The threat to UK lenders by challenger banks like Metro Bank and Virgin Money pales in comparison to that posed by PayPal, according to new research.
A study of 2000 banking customers by YouGov and the law firm Pinsent Masons found that nearly a quarter were more likely to switch to a digital payments service, such as PayPal or WePay, than to a mainstream bank in the next two years.
Just 13% said that they would consider a switch to a new bank in the same timeframe, and fewer than one in twenty would move to a technology company such as Facebook or Google.
“I suspect people see them as trustworthy because they’re already proven in the payments space,” John Salmon, head of financial services at Pinsent Masons, told the Financial Times.
“Nobody can doubt that transitioning to a digital strategy is essential for any customer-facing bank given the potential for greater speed, reliability and security of payments and other services.”
Although it does not offer full-service banking services, PayPal’s increasingly ubiquitous presence means that it can almost be used as a de facto bank account, and the company seems to have been flirting with the idea by experimenting with more “traditional” banking services such as cash deposits and supporting small businesses.
In October, following PayPal’s split with EBay, former VP Daniela Mielke suggested that the logical next step for the payments giant would be to pursue a banking licence and start underwriting its own credit products, cutting its dependency on existing banks.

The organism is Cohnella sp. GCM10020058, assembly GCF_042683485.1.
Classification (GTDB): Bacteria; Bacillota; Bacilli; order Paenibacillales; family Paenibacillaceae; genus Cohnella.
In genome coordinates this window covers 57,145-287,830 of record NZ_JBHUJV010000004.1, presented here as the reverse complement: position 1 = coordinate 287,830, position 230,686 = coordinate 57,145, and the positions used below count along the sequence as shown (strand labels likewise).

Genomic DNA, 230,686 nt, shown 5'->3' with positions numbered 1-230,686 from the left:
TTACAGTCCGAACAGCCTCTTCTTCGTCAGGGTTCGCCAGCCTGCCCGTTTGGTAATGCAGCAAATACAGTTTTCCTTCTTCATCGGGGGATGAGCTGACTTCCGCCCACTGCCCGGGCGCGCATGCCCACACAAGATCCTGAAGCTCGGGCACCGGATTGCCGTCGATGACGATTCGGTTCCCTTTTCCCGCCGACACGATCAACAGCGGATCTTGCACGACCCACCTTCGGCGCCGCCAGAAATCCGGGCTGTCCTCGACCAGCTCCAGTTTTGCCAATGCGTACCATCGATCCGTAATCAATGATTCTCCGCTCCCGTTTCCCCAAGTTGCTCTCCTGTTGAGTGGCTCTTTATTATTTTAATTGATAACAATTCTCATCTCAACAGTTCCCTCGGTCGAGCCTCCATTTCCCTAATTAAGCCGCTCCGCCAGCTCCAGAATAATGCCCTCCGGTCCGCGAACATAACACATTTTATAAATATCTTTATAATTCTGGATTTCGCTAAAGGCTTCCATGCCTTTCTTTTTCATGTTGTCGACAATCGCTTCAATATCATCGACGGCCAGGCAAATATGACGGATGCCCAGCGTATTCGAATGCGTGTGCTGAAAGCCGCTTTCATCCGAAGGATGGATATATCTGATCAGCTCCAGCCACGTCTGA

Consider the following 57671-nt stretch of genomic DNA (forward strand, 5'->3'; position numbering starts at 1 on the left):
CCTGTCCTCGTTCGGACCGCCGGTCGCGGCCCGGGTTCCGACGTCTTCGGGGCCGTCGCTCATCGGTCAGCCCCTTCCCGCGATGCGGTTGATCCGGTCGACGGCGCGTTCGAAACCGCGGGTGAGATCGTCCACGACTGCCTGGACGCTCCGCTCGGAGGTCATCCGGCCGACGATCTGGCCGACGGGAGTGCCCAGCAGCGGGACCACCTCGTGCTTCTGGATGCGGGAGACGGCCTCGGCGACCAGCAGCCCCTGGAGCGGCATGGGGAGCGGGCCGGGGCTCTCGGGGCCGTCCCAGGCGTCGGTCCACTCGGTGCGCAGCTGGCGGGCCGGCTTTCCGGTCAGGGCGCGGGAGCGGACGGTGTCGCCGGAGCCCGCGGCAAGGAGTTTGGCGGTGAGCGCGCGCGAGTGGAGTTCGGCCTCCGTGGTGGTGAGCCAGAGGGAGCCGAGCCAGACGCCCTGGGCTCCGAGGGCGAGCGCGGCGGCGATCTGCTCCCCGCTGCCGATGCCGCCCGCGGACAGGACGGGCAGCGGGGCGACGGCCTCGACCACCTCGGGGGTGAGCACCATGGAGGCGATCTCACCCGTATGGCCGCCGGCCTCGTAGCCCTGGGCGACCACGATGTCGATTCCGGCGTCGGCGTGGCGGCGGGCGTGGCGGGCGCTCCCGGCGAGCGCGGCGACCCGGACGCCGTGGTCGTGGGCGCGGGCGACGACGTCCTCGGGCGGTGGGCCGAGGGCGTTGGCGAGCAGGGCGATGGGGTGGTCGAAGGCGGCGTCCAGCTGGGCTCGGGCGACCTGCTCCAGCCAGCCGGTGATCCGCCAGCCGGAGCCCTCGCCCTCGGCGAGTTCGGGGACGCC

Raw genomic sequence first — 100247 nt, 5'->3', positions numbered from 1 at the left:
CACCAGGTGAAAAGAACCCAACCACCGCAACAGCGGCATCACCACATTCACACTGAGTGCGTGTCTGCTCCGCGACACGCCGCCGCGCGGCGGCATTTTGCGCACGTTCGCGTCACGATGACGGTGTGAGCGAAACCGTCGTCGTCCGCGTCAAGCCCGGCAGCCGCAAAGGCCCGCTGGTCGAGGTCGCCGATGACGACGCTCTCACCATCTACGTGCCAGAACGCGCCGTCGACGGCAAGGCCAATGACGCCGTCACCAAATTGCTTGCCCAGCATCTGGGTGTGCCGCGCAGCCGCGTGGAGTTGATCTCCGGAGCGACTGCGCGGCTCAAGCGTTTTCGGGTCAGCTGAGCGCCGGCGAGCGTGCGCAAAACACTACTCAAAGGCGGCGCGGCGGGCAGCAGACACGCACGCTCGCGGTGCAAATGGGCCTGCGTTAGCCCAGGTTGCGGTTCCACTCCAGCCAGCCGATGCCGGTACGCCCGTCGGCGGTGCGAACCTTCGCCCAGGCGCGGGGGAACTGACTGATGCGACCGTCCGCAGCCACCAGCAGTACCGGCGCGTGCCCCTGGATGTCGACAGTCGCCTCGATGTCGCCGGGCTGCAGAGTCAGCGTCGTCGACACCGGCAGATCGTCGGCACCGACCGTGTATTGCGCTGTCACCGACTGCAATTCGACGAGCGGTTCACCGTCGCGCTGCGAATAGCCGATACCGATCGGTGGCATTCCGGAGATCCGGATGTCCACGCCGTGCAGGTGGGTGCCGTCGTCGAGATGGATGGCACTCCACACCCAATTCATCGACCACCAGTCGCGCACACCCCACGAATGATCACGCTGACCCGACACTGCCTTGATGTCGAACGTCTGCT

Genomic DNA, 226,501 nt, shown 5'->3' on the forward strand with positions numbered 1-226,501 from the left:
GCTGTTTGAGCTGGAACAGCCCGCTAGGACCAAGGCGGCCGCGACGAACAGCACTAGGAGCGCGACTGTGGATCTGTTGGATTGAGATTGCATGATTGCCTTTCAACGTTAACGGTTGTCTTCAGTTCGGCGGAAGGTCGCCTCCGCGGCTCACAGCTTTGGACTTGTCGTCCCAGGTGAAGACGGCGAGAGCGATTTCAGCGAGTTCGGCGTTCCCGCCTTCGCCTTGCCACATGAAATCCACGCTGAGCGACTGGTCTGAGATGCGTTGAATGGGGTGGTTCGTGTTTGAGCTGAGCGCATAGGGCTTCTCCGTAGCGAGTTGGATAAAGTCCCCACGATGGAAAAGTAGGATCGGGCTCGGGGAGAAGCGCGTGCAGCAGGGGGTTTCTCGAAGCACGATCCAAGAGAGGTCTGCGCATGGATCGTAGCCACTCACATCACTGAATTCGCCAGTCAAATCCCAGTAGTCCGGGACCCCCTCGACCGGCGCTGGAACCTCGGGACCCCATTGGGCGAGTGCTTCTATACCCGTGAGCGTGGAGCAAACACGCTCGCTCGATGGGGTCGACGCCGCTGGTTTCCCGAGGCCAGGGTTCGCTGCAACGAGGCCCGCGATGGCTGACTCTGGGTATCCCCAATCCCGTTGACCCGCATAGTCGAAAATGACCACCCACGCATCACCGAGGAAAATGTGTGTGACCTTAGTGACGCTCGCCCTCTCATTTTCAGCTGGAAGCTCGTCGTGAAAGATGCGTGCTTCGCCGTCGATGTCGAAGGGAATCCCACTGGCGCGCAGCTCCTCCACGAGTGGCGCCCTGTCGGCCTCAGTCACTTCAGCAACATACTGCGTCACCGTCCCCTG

Just 31% of Brits know who's on the back of the new £5 polymer banknote, says new research from Barclaycard, which also found that the number of cash users continues to drop as people prefer using more digital methods of payments.
Nine out of ten consumers use their smartphones more than any other device, and consumers would also prefer to use biometrics over PINs - with fingerprints being the preferred method, according to a new Mastercard survey.
It's banks, not government agencies, that the British people trust to deliver biometric authentication payment services, says a new Visa study.
With less than two weeks to go until the US liability shift hits its first anniversary, MasterCard published new data evidencing the positive impact the technology is having on issuing banks, merchants and consumers, as well as saying adoption continues to grow.